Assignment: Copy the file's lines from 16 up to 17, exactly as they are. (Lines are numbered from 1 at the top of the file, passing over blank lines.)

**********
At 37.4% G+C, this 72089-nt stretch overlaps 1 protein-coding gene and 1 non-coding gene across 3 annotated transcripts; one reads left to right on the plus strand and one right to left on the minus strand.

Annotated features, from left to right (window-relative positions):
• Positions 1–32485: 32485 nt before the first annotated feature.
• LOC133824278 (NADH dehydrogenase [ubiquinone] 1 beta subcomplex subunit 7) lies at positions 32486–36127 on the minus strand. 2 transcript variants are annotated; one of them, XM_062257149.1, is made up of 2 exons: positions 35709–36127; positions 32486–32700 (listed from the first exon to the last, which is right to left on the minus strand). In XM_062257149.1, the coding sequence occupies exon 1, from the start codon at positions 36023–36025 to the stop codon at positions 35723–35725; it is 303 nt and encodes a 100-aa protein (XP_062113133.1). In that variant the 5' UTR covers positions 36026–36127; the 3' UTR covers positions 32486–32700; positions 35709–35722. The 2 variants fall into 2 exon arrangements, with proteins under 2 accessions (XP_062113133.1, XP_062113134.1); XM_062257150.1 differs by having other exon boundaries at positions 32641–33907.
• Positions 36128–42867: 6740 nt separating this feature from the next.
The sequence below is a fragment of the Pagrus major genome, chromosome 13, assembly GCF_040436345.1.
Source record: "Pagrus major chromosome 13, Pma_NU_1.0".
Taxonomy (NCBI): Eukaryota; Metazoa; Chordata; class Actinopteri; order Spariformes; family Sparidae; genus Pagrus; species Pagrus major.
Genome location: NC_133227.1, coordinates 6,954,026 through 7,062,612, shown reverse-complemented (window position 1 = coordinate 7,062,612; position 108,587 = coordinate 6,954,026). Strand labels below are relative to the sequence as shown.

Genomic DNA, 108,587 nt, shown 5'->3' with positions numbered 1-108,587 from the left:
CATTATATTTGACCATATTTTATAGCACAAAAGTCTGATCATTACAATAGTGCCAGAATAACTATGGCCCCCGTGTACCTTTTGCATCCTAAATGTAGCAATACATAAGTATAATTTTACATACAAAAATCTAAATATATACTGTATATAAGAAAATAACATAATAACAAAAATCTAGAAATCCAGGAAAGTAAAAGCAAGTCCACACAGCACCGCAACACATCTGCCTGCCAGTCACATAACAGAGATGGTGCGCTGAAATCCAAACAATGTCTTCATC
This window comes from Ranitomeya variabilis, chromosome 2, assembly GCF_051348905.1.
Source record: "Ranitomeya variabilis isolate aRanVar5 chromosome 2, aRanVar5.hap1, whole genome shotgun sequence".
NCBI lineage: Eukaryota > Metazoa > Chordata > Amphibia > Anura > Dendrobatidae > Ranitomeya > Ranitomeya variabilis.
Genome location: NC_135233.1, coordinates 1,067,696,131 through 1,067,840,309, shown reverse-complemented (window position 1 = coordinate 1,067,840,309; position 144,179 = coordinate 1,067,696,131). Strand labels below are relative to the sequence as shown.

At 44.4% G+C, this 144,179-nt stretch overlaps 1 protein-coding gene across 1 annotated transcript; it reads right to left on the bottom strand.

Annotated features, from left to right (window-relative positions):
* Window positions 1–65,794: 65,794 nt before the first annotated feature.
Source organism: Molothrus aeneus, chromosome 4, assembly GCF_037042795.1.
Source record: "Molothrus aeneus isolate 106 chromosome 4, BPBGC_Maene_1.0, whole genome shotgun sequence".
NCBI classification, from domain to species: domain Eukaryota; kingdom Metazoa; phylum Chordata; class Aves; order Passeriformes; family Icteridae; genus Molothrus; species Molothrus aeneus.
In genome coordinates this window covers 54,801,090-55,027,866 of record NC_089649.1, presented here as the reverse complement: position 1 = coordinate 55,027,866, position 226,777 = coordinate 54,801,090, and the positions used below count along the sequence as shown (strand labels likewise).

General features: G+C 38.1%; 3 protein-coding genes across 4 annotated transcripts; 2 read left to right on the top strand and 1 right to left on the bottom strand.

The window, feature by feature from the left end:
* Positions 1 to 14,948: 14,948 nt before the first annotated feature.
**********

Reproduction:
At 44.4% G+C, this 144,179-nt stretch overlaps 1 protein-coding gene across 1 annotated transcript; it reads right to left on the bottom strand.

Annotated features, from left to right (window-relative positions):